TEENAGER Kyle Larson grew up watching American sprintcar drivers Paul McMahan, Daryn Pittman and Tim Shaffer from behind the barrier.
But the Californian wonder kid will race beside them in the Lucas Oil Grand Annual Sprintcar Classic this weekend and should provide genuine competition for the established stars.
Larson charges into Premier Speedway with some of the best form of all entrants tomorrow.
The 19-year-old won 21 feature races last year and is determined to continue his stellar run at Allansford.
“I’d like to win it,” he told The Standard yesterday.
“I think I’ve got a good shot. There’s a lot of people from all over going and I’ve heard the track’s really fun.
“It pays all right too.”
Larson’s Australian visit is just his second venture outside his native country. The first was to New Zealand last month to race speedcars.
Premier Speedway general manager David Mills employed Facebook to invite Larson to Australia and after some research and consultation with crew chief Wayne Priddy, the emerging talent accepted.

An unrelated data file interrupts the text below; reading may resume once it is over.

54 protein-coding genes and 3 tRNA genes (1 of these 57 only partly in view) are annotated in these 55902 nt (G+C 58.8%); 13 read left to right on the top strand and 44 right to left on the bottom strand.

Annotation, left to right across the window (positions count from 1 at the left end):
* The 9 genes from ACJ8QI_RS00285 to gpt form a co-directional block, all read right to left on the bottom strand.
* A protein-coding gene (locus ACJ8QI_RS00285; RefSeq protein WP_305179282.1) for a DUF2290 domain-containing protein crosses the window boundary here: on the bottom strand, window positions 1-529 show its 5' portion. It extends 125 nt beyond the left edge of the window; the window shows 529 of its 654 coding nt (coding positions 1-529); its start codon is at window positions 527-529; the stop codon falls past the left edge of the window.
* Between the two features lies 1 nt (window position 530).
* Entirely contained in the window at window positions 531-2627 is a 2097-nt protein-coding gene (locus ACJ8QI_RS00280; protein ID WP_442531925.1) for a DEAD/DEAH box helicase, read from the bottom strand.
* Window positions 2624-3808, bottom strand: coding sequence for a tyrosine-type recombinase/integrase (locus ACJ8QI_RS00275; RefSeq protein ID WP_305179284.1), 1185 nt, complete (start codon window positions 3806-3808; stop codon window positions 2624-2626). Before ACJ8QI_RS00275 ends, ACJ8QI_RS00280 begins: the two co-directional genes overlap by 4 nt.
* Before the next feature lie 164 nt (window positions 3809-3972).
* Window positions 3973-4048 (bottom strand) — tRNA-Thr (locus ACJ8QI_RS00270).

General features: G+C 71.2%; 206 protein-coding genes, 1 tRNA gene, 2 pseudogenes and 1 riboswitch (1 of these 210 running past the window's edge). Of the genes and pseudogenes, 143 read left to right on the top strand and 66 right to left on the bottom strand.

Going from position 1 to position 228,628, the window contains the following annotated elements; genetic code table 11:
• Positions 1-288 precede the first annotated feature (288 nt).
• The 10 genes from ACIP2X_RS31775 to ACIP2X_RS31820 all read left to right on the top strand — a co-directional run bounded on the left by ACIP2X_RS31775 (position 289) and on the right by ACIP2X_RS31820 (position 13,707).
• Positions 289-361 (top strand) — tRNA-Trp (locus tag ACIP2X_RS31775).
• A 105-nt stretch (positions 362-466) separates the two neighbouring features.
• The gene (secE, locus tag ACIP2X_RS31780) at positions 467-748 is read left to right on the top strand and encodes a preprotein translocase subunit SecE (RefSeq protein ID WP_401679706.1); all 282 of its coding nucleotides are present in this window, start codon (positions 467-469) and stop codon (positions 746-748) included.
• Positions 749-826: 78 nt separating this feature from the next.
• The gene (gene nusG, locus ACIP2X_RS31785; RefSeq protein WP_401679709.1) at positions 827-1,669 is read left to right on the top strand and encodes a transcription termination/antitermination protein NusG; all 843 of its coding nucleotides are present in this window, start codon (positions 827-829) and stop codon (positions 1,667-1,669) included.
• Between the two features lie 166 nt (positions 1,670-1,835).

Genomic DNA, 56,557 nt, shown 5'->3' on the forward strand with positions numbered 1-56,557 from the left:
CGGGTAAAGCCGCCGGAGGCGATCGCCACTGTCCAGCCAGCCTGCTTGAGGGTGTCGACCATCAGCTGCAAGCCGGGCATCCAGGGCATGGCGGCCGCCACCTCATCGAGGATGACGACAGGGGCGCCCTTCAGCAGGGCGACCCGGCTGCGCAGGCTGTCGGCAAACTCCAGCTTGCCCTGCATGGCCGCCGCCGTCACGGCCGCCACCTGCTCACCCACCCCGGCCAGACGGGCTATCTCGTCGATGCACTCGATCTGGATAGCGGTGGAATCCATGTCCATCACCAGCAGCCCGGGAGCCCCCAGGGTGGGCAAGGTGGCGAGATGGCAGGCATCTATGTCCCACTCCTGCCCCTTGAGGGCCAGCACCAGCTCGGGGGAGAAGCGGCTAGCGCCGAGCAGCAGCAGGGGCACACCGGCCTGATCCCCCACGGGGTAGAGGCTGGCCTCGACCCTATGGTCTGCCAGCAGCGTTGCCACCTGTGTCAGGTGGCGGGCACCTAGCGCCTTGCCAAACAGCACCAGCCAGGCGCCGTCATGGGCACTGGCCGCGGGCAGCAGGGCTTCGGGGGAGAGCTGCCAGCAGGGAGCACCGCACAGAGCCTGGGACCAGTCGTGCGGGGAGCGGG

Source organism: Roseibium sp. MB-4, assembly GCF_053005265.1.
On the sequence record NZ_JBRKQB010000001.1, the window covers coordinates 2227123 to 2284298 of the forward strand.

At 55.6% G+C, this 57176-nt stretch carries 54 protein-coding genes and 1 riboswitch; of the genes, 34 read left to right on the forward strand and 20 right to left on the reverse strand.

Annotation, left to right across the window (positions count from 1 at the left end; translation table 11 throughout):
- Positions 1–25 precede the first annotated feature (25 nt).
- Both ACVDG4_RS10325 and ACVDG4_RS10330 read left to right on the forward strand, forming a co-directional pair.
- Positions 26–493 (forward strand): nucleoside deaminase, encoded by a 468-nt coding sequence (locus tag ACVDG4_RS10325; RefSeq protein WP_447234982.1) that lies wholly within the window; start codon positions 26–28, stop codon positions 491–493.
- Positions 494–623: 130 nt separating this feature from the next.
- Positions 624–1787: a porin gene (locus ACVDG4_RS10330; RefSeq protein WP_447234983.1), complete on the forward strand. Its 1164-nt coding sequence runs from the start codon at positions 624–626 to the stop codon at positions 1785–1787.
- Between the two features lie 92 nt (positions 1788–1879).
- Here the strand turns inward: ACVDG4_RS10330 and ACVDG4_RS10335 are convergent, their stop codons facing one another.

He is driving a Brett Milburn-prepared car.
However, Larson’s debut on Australian soil did not go according to plan on Wednesday night at Avalon, which was won by Robbie Farr.
“It was horrible,” Larson laughed. “I wrecked in qualifying, which screwed the whole night up.
“I went back out for the heats but I thought the motor was going to blow up to I pulled out.”
Larson diagnosed the problem as a magneto box failure.
But the youngster can also blame his unfortunate introduction on jetlag.
The American arrived in Melbourne at lunchtime on Wednesday and was whisked straight from the airport to the racetrack.
Larson’s need for speed is obvious in his racing record last year. He entered 93 races, including World of Outlaws’ Gold Cup Race of Champions, in which he became the youngest winner in its 58 editions.
The teenager admitted he was a little homesick.
“This is my job, my life,” he said. “I’m an aggressive driver when I need to be. There’s a lot of good Americans here and I watched these guys as I was growing up.
“I just want to do well here and then I want to go home.”